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Preserved Mural Unearthed in Guatemala
Discovery Verifies Mayan Civilization 2,000 Years Ago

By Guy Gugliotta
Washington Post Staff Writer
Wednesday, December 14, 2005

Archaeologists have uncovered an elegantly painted 30-foot-long mural in a ceremonial chamber beneath a Guatemalan jungle pyramid, providing new evidence that Mayan civilization was in full flower more than 2,000 years ago.

Archaeologist William Saturno of the University of New Hampshire and Harvard's Peabody Museum of Archaeology and Ethnology said yesterday that the San Bartolo site, in Guatemala's Peten wilderness, is "the find of a lifetime," depicting the Mayan creation myth and the crowning of a king in vivid color on a plaster wall as though "parts of it . . . were painted yesterday."

The painting is the oldest intact mural ever found in Meso-America, dating to about 150 B.C. in the Mayan "pre-classic" period. But the subject matter has the same breadth of mythology and cultural complexity as that displayed at "classical" Mayan sites nearly 500 years later.

"This verifies what we had long suspected -- that Mayan civilization had crystallized by the time" the San Bartolo site arose, said University of Pennsylvania archaeologist Robert J. Sharer, author of "The Ancient Maya." "The institution of divine kingship is in place -- the imagery is consistent with later times. It's a terrific find."

Saturno discovered San Bartolo in 2001 when he took refuge from the tropical heat by ducking into a looters' trench cut into the back of a jungle-covered pyramid in northern Guatemala, near the Mexican border. He found himself inside a chamber choked with landfill. But the north wall revealed a four-foot-long swath of beautifully preserved mural depicting the resurrection of the Corn God, a scene from Mayan creation myth.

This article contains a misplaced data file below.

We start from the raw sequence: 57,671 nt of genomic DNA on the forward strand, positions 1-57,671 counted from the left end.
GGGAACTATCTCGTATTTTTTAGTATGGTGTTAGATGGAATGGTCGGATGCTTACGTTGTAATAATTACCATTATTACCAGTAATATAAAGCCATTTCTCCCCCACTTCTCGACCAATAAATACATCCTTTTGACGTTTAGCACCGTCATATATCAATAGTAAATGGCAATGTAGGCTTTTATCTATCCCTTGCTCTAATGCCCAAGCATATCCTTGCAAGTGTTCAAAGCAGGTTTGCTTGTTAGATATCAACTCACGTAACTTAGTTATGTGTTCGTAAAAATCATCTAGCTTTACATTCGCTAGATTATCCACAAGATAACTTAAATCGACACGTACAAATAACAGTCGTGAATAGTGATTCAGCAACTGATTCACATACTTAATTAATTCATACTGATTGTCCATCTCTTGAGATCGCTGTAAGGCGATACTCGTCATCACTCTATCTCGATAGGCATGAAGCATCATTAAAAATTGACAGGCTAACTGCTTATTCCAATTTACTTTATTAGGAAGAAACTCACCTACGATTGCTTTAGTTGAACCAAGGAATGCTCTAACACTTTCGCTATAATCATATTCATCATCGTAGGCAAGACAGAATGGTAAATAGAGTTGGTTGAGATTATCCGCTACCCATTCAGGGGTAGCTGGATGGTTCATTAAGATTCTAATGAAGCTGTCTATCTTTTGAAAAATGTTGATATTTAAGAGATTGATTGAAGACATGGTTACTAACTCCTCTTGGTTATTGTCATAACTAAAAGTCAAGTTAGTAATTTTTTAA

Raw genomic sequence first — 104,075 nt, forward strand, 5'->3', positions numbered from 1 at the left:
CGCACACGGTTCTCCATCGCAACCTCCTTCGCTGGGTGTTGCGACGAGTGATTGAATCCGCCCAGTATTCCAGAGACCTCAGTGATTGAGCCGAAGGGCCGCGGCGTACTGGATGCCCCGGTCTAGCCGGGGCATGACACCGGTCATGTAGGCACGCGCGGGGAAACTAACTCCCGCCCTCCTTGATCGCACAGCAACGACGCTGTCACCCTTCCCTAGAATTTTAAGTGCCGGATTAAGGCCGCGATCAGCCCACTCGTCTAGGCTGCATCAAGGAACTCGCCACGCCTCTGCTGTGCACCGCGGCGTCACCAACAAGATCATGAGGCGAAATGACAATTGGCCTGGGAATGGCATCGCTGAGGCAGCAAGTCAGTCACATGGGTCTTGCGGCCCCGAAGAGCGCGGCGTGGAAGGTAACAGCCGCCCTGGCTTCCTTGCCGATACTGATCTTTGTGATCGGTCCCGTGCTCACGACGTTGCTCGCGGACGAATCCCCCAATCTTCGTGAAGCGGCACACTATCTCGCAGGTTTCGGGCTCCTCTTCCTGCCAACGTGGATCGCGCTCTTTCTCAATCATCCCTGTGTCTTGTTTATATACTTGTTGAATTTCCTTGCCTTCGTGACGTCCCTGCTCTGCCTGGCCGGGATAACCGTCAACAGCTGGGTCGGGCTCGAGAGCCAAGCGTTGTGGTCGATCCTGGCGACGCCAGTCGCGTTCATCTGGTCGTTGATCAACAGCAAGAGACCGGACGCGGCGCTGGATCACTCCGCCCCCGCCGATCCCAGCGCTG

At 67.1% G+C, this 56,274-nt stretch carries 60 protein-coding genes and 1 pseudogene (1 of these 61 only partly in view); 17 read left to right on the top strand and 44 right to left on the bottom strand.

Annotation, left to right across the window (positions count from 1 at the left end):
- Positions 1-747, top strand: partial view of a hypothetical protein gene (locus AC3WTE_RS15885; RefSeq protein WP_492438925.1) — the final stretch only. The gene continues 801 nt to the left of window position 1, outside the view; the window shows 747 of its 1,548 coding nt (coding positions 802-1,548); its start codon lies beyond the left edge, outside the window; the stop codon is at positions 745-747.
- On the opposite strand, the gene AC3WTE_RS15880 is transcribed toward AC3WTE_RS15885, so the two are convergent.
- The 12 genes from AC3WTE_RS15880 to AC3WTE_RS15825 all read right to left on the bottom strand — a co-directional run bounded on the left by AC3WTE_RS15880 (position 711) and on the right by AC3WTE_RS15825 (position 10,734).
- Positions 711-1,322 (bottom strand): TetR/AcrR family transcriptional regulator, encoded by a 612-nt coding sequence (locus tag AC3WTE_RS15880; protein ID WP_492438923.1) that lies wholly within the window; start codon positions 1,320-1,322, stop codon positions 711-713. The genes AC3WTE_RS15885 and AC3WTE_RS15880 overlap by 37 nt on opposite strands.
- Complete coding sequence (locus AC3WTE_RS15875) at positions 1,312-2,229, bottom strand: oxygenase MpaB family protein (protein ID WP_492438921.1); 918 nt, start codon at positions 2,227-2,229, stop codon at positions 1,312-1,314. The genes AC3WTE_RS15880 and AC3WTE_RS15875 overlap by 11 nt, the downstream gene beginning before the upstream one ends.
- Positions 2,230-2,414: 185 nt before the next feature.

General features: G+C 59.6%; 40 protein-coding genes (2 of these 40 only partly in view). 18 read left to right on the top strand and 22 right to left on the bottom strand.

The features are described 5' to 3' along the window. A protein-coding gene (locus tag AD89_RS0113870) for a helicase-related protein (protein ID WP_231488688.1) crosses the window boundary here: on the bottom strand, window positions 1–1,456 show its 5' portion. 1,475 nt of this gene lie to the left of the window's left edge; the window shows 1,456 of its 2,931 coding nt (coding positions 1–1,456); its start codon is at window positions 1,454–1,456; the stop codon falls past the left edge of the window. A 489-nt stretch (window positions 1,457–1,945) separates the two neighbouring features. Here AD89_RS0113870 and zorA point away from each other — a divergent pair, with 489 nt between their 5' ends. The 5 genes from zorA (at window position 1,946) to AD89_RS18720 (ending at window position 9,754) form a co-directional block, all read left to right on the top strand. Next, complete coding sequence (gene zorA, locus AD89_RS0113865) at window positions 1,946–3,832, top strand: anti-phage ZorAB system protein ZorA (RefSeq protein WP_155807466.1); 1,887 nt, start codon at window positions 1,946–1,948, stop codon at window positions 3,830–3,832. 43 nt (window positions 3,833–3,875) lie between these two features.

"As spectacular as this was," Saturno said during a telephone news conference organized by the National Geographic Society, "we knew that the west wall was more than twice its length and was the centerpiece of the ancient room."

And so it proved. The 30 feet of west wall mural, the excavation of which began in 2004, shows the son of the Corn God establishing land, water and air, and paradise in the east where the sun rises. The next section shows the Corn God's coronation, followed by death and resurrection. The last section shows the coronation of a Mayan king, claiming his crown in the company of the gods.

While the north wall was painted in black, red, yellow and pink, the west wall added several shades of blue, white, and dark and light gray. "The murals were painted at the same time, but there's more than one artistic hand," Saturno said. National Geographic magazine is profiling San Bartolo in next month's issue.

Three doors into the chamber were on the now-destroyed east wall, making the west wall the first and most arresting sight for new arrivals. "Our best guess is that this was a preparation room, where the king would rehearse the mythology for ceremonies" outdoors, Saturno said.

The murals are accompanied by archaic Mayan writing as sophisticated as later classic glyphs that have been deciphered, but "the pre-classic is a different system," said archaeologist Richard D. Hansen of Idaho State University. "We can't make sense of it until we have [more samples], but we're getting into it."

The murals, three feet tall and painted on layers of plaster smoothed over foundation stone, survived for centuries in the coolness beneath the pyramid, with the chamber filled with earth containing thousands of mural fragments from the east and south walls.

About a mile from the pyramid, a team led by Guatemalan archaeologist Monica Pellicer Alecio in 2004 began excavating a vaulted tomb containing a man's remains and a large jade plaque, the symbol of Mayan royalty.

Saturno said the story told by the murals and the presence of a nearby royal burial site demonstrate a fully developed Mayan political hierarchy in a relatively small place at a time when the area was probably dominated by the large city of El Mirador about 60 miles away.

"But it's all there in San Bartolo too," said Hansen, an El Mirador specialist. "The pre-classic was a complex and sophisticated society, and this is the greatest compilation of murals ever found in Meso-America. It's a wonderful opportunity for scholars."

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